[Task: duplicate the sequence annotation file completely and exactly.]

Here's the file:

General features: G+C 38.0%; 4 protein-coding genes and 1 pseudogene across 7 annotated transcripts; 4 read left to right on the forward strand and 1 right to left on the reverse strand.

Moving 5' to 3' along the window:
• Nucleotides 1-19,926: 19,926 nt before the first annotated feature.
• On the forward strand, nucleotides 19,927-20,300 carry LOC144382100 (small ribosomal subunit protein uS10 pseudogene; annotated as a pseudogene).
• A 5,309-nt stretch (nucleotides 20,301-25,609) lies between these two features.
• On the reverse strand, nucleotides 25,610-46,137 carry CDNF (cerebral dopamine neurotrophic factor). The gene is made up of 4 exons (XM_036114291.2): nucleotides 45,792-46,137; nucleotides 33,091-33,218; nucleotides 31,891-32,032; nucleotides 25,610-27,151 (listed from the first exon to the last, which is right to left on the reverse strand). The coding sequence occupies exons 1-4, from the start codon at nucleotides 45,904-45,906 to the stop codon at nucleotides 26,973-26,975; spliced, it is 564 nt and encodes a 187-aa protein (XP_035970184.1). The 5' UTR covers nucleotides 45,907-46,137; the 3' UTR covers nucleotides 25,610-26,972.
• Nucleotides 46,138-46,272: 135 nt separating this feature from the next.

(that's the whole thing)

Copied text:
General features: G+C 38.0%; 4 protein-coding genes and 1 pseudogene across 7 annotated transcripts; 4 read left to right on the forward strand and 1 right to left on the reverse strand.

Moving 5' to 3' along the window:
• Nucleotides 1-19,926: 19,926 nt before the first annotated feature.
• On the forward strand, nucleotides 19,927-20,300 carry LOC144382100 (small ribosomal subunit protein uS10 pseudogene; annotated as a pseudogene).
• A 5,309-nt stretch (nucleotides 20,301-25,609) lies between these two features.
• On the reverse strand, nucleotides 25,610-46,137 carry CDNF (cerebral dopamine neurotrophic factor). The gene is made up of 4 exons (XM_036114291.2): nucleotides 45,792-46,137; nucleotides 33,091-33,218; nucleotides 31,891-32,032; nucleotides 25,610-27,151 (listed from the first exon to the last, which is right to left on the reverse strand). The coding sequence occupies exons 1-4, from the start codon at nucleotides 45,904-45,906 to the stop codon at nucleotides 26,973-26,975; spliced, it is 564 nt and encodes a 187-aa protein (XP_035970184.1). The 5' UTR covers nucleotides 45,907-46,137; the 3' UTR covers nucleotides 25,610-26,972.
• Nucleotides 46,138-46,272: 135 nt separating this feature from the next.